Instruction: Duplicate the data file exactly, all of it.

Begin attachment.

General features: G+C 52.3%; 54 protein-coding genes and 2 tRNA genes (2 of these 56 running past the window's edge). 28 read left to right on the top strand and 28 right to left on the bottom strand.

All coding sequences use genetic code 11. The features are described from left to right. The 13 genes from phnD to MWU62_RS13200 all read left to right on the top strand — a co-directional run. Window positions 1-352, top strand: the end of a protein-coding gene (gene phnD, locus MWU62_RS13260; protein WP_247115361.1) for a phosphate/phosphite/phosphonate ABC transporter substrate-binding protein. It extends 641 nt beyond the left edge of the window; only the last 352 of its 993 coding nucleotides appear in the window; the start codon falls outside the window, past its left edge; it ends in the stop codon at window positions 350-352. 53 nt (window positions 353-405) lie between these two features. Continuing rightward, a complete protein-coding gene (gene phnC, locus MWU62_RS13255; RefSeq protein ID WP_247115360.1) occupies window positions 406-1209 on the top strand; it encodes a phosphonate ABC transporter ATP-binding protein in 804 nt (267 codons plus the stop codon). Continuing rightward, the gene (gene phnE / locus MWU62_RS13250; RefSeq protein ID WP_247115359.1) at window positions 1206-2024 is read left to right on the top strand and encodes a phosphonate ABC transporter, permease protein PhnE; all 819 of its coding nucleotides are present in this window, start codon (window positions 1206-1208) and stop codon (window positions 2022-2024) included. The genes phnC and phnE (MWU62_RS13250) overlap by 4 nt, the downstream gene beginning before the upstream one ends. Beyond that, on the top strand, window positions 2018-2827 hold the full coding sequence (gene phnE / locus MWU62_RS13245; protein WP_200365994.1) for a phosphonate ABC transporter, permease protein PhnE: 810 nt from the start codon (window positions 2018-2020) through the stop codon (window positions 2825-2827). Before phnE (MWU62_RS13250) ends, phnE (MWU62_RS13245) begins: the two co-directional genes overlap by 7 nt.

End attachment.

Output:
General features: G+C 52.3%; 54 protein-coding genes and 2 tRNA genes (2 of these 56 running past the window's edge). 28 read left to right on the top strand and 28 right to left on the bottom strand.

All coding sequences use genetic code 11. The features are described from left to right. The 13 genes from phnD to MWU62_RS13200 all read left to right on the top strand — a co-directional run. Window positions 1-352, top strand: the end of a protein-coding gene (gene phnD, locus MWU62_RS13260; protein WP_247115361.1) for a phosphate/phosphite/phosphonate ABC transporter substrate-binding protein. It extends 641 nt beyond the left edge of the window; only the last 352 of its 993 coding nucleotides appear in the window; the start codon falls outside the window, past its left edge; it ends in the stop codon at window positions 350-352. 53 nt (window positions 353-405) lie between these two features. Continuing rightward, a complete protein-coding gene (gene phnC, locus MWU62_RS13255; RefSeq protein ID WP_247115360.1) occupies window positions 406-1209 on the top strand; it encodes a phosphonate ABC transporter ATP-binding protein in 804 nt (267 codons plus the stop codon). Continuing rightward, the gene (gene phnE / locus MWU62_RS13250; RefSeq protein ID WP_247115359.1) at window positions 1206-2024 is read left to right on the top strand and encodes a phosphonate ABC transporter, permease protein PhnE; all 819 of its coding nucleotides are present in this window, start codon (window positions 1206-1208) and stop codon (window positions 2022-2024) included. The genes phnC and phnE (MWU62_RS13250) overlap by 4 nt, the downstream gene beginning before the upstream one ends. Beyond that, on the top strand, window positions 2018-2827 hold the full coding sequence (gene phnE / locus MWU62_RS13245; protein WP_200365994.1) for a phosphonate ABC transporter, permease protein PhnE: 810 nt from the start codon (window positions 2018-2020) through the stop codon (window positions 2825-2827). Before phnE (MWU62_RS13250) ends, phnE (MWU62_RS13245) begins: the two co-directional genes overlap by 7 nt.